Queer Places:
Moonshine, Twilight Park, Haines Falls, NY 12436
Westtown Presbyterian Cemetery Westtown, Orange County, New York, USA

Mary Perry King (1865 – May 21, 1939) was the author of Earth Deities and Other Rhythmic Masques, Daughters of dawn and A lyrical pageant or series of historic scenes for presentation with music and dancing with Bliss Carman, and of Comfort and exercise; an essay toward normal conduct alone.

A native of Oswego, NY, King was the wife of Dr Morris L. King, head of the medical department of the New York Life Insurance company. For many years she was one of the leading proponents of oral rhythmics in the United States, and was instructor in teaching speech and posture to many leading actoros and world figures prominent at the beginning of the XX century. She had also appeared on stages herself, in her younger days, with William Gillette.

In 1896 King met Bliss Carman, and she became the greatest and longest-lasting female influence in Carman's life. King became his patron: "She put pence in his purse, and food in his mouth, when he struck bottom and, what is more, she often put a song on his lips when he despaired, and helped him sell it." According to Carman's roommate, Mitchell Kennerley, "On rare occasions they had intimate relations which they always advised me of by leaving a bunch of violets — Mary Perry's favorite flower — on the pillow of my bed."[14] If he knew of the latter, Dr. King did not object: "He even supported her involvement in the career of Bliss Carman to the extent that the situation developed into something close to a ménage à trois" with the Kings.[3]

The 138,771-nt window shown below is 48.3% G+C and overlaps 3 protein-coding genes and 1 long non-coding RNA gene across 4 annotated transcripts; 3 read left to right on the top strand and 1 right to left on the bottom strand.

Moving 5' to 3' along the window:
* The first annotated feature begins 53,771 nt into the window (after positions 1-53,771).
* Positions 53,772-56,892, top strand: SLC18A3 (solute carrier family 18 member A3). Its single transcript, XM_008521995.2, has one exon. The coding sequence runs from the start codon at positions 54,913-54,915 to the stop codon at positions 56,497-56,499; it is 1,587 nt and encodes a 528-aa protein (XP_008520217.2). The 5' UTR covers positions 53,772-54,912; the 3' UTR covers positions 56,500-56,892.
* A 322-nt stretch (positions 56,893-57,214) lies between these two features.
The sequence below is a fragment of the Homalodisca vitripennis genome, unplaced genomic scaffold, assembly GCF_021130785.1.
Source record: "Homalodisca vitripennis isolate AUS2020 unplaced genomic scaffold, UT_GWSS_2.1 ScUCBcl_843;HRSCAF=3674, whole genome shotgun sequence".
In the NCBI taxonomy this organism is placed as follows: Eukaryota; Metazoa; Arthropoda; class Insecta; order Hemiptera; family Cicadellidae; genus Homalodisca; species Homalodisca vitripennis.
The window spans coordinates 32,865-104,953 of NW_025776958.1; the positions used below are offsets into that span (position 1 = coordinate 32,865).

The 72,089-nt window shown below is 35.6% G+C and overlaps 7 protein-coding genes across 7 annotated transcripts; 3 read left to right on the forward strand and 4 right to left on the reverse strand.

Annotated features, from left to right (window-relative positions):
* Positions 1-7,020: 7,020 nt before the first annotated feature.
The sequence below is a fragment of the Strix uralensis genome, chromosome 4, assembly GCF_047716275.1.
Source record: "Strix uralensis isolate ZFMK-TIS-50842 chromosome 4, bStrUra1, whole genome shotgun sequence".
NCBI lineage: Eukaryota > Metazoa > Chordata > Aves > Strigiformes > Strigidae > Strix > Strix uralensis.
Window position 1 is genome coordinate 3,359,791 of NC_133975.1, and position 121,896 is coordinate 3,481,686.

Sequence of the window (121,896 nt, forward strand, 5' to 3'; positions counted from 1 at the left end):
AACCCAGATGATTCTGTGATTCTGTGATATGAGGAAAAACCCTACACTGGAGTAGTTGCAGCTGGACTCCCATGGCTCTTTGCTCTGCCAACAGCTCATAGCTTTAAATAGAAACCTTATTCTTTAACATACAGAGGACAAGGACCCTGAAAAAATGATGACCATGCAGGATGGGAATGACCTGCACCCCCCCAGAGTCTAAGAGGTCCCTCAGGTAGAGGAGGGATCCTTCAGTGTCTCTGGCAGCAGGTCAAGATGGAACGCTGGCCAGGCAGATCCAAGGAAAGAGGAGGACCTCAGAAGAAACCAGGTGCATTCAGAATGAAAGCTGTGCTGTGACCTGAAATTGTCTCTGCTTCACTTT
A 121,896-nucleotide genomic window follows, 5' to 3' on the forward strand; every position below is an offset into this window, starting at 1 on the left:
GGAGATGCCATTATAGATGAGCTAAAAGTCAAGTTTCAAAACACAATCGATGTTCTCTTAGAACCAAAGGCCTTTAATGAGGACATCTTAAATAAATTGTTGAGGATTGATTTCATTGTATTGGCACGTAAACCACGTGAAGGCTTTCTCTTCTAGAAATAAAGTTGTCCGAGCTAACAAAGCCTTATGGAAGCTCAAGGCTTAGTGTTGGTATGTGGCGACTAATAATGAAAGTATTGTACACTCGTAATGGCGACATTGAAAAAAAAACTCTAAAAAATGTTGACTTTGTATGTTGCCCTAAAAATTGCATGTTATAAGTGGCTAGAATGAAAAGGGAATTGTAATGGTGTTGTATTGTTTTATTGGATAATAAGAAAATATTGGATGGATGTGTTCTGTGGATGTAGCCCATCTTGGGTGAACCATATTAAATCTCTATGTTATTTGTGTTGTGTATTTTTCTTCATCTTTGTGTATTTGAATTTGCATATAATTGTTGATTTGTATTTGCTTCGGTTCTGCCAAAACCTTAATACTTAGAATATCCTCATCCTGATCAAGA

Through King's influence Carman became an advocate of 'unitrinianism,' a philosophy which "drew on the theories of François-Alexandre-Nicolas-Chéri Delsarte to develop a strategy of mind-body-spirit harmonization aimed at undoing the physical, psychological, and spiritual damage caused by urban modernity."[7] This shared belief created a bond between King and Carman but estranged him somewhat from his former friends.

After 1908 Carman lived near the Kings' New Canaan, Connecticut, estate, "Sunshine", or in the summer in a cabin near their summer home in the Catskills, "Moonshine."[3] She was Carman's literary executrix.

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